Chapter 4 | A Bee in His Cell | The King's Sons

Chapter Four.

It was in the afternoon of that same day that young Alfred loitered about the place feeling very lonely and miserable and, truth to tell, repentant because he had not joined his brothers in the glorious chase they must be having. Taken altogether, he felt very miserable.

But he was not alone in that, for, going to the window, he saw Father Swythe walking slowly down the garden amongst the Queen’s flower and herb beds, with his head bowed down and his hands behind him, looking unhappy in the extreme.

Alfred turned away, feeling guilty, and went into another room, when, to his surprise, he came suddenly upon Osburga, his mother, seated alone by her embroidery-frame, her needle and silk in her hands, but not at work.

She was sitting back thinking, with the tears slowly trickling down her cheeks.

Alfred felt that this was a most miserable day, and, with his heart feeling more sore than ever, he crept softly behind his mother’s chair and, quite unobserved, sank down upon his knees to lay his brown and ruddy cheek against her hand.

The Queen started slightly, and then, raising her hand, she laid it upon Alfred’s fair, curly locks and began to smoothe them.

“Why are you crying, mother?” whispered the boy at last, as he felt that he must say something, although he knew perfectly well the reason of his mother’s sorrow.

“I am crying, Fred,” she said, in a deep sad voice, “because the days go by and no messenger comes to tell me how the King your father fares; and more tears came, my boy, because now that I am in such pain and sorrow I find that my sons, instead of trying to be wise and thoughtful of their duties, grow more wild and wilful every day.”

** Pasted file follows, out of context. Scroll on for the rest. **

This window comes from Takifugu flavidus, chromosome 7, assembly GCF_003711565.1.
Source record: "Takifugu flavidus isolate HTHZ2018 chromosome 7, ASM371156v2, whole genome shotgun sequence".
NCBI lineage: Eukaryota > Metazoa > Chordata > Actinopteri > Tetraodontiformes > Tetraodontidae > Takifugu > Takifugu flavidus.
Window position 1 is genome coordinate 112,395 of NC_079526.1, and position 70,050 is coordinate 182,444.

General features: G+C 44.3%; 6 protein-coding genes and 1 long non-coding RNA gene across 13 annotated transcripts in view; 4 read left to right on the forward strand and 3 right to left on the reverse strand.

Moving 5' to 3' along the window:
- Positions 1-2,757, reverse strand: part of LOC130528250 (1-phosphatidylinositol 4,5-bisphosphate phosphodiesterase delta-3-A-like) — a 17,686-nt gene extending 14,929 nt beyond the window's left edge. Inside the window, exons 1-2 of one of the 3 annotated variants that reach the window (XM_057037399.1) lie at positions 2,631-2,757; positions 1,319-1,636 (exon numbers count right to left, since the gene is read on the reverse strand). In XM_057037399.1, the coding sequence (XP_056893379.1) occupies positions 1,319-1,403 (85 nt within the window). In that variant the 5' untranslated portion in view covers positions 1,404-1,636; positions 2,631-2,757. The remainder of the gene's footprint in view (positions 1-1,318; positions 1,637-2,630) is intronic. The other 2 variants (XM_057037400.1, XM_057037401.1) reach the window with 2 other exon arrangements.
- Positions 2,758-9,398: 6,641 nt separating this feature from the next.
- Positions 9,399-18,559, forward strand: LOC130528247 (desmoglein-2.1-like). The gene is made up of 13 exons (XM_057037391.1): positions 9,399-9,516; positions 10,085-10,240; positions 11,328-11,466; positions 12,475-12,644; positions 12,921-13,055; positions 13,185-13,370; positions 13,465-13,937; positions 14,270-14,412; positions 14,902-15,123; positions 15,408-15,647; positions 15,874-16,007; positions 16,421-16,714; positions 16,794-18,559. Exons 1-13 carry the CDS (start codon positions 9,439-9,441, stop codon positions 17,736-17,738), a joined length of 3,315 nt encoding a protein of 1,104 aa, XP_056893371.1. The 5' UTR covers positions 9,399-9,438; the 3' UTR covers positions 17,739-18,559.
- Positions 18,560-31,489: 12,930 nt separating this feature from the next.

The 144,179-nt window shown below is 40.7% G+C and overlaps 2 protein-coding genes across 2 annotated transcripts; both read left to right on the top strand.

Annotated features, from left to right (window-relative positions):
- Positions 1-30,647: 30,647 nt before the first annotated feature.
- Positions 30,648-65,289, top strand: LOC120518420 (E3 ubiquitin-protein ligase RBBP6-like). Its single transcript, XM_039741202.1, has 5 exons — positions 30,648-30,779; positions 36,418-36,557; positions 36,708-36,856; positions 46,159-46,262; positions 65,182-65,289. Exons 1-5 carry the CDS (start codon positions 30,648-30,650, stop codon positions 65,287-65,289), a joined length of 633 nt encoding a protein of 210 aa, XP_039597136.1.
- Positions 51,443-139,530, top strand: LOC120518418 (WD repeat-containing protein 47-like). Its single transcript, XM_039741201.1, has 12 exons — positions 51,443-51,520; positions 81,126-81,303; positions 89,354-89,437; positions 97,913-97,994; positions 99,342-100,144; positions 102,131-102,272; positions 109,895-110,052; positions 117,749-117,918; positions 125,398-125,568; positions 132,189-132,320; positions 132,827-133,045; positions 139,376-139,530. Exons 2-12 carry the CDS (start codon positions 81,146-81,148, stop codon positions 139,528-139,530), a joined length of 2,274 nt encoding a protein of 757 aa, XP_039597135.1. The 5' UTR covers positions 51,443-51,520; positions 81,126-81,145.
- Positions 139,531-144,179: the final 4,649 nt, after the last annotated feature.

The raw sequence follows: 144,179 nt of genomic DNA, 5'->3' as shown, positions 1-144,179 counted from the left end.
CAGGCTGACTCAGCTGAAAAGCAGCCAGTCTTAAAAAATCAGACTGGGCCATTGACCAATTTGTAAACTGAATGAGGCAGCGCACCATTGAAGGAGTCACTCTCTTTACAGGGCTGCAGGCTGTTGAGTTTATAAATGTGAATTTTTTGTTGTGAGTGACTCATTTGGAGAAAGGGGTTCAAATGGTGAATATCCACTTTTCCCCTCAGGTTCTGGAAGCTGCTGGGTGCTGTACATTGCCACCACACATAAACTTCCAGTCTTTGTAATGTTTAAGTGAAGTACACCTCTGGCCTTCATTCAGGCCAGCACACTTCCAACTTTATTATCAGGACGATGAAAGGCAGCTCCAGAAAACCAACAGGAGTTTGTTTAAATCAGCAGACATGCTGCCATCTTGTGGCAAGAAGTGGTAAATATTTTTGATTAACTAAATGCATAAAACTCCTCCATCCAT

Alfred drew a deep catching breath which was first cousin to a sob, and the Queen went on:

“I want them to grow up wise and good, and I find that not only do they think of nothing except their own selfish ends, but they behave ill to one of the gentlest, kindest, and best of men—one who is as wise and learned as he is modest and womanly at heart. It makes mine sore, my son, at such a time as this, for there is nothing better nor greater than wisdom, my boy, and he who possesses it leads a double life whose pleasures are without end. But I am in no mood to scold and reproach you, Fred. You are the youngest and least to blame. Still, I had looked for better things of you all than that I should hear that you openly defy Father Swythe, and have made him come to me to say that he can do no more, and to ask to be dismissed. There, Fred, leave me now. I will talk to your brothers when they return from the chase.”

Alfred’s lips were apart, ready to utter words of repentance; but they seemed to stick on the way, leaving him dumb.

Feeling more miserable than ever, he stole out, looking guilty and wretched, and went straight into the garden for a reason of his own.

But it was not to pick flowers or to gather fruit. He wanted to see the gentle old monk; for he felt as if he could say to him what he could not utter to the Queen. But there was another disappointment awaiting him. Swythe was not there, and the boy stamped his foot angrily.

“Oh,” he said, half aloud and angrily, “how unlucky I am!”

Just then there came as if out of one of the low windows looking upon the garden a deep-toned sound such as might have been made by a very big and musical bee, and the boy’s face brightened as he turned and made for the door, crossed the hall, and then went down a stone passage, to stop at a door, whose latch he lifted gently, and looked in, letting out at once the full deep tones he had heard in the garden floating out of the open window.

There was Swythe sitting at a low table beneath the window with his back to him, singing a portion of a chant whose sweet deep tones seemed to chain the boy to the spot, as he listened with a very pleasurable sensation, and watched the monk busily turning a big flattened pebble stone round and round as if grinding something black upon a square of smoothly-polished slab.

Alfred watched eagerly, and his eyes wandered about the cell-like room devoted to Swythe—a very plain and homely place, with a stool or two and a large table beneath the window, while one side was taken up by the simple pallet upon which the monk slept.